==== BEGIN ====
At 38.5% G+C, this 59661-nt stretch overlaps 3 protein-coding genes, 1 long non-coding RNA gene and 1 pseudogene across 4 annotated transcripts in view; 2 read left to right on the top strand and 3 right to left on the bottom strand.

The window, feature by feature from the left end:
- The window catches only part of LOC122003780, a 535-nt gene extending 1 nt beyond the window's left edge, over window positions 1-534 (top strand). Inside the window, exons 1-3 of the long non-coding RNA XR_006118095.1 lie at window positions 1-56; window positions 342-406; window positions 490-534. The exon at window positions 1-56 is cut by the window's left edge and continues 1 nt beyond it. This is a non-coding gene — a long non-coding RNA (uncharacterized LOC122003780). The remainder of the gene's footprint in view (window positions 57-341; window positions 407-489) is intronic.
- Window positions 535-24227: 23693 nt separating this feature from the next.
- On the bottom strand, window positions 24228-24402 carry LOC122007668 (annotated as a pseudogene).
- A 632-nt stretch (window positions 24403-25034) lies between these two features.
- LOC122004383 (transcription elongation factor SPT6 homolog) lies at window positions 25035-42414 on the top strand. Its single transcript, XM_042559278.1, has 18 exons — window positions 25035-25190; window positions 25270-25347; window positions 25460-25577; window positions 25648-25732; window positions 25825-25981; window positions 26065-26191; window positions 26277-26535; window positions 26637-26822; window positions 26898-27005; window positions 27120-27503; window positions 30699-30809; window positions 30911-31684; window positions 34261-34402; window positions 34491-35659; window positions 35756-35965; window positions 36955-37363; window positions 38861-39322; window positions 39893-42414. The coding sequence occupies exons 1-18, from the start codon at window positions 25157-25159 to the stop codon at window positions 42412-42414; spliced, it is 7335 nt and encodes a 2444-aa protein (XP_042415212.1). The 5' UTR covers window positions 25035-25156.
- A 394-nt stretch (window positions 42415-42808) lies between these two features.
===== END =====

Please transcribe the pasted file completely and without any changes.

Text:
At 38.5% G+C, this 59661-nt stretch overlaps 3 protein-coding genes, 1 long non-coding RNA gene and 1 pseudogene across 4 annotated transcripts in view; 2 read left to right on the top strand and 3 right to left on the bottom strand.

The window, feature by feature from the left end:
- The window catches only part of LOC122003780, a 535-nt gene extending 1 nt beyond the window's left edge, over window positions 1-534 (top strand). Inside the window, exons 1-3 of the long non-coding RNA XR_006118095.1 lie at window positions 1-56; window positions 342-406; window positions 490-534. The exon at window positions 1-56 is cut by the window's left edge and continues 1 nt beyond it. This is a non-coding gene — a long non-coding RNA (uncharacterized LOC122003780). The remainder of the gene's footprint in view (window positions 57-341; window positions 407-489) is intronic.
- Window positions 535-24227: 23693 nt separating this feature from the next.
- On the bottom strand, window positions 24228-24402 carry LOC122007668 (annotated as a pseudogene).
- A 632-nt stretch (window positions 24403-25034) lies between these two features.
- LOC122004383 (transcription elongation factor SPT6 homolog) lies at window positions 25035-42414 on the top strand. Its single transcript, XM_042559278.1, has 18 exons — window positions 25035-25190; window positions 25270-25347; window positions 25460-25577; window positions 25648-25732; window positions 25825-25981; window positions 26065-26191; window positions 26277-26535; window positions 26637-26822; window positions 26898-27005; window positions 27120-27503; window positions 30699-30809; window positions 30911-31684; window positions 34261-34402; window positions 34491-35659; window positions 35756-35965; window positions 36955-37363; window positions 38861-39322; window positions 39893-42414. The coding sequence occupies exons 1-18, from the start codon at window positions 25157-25159 to the stop codon at window positions 42412-42414; spliced, it is 7335 nt and encodes a 2444-aa protein (XP_042415212.1). The 5' UTR covers window positions 25035-25156.
- A 394-nt stretch (window positions 42415-42808) lies between these two features.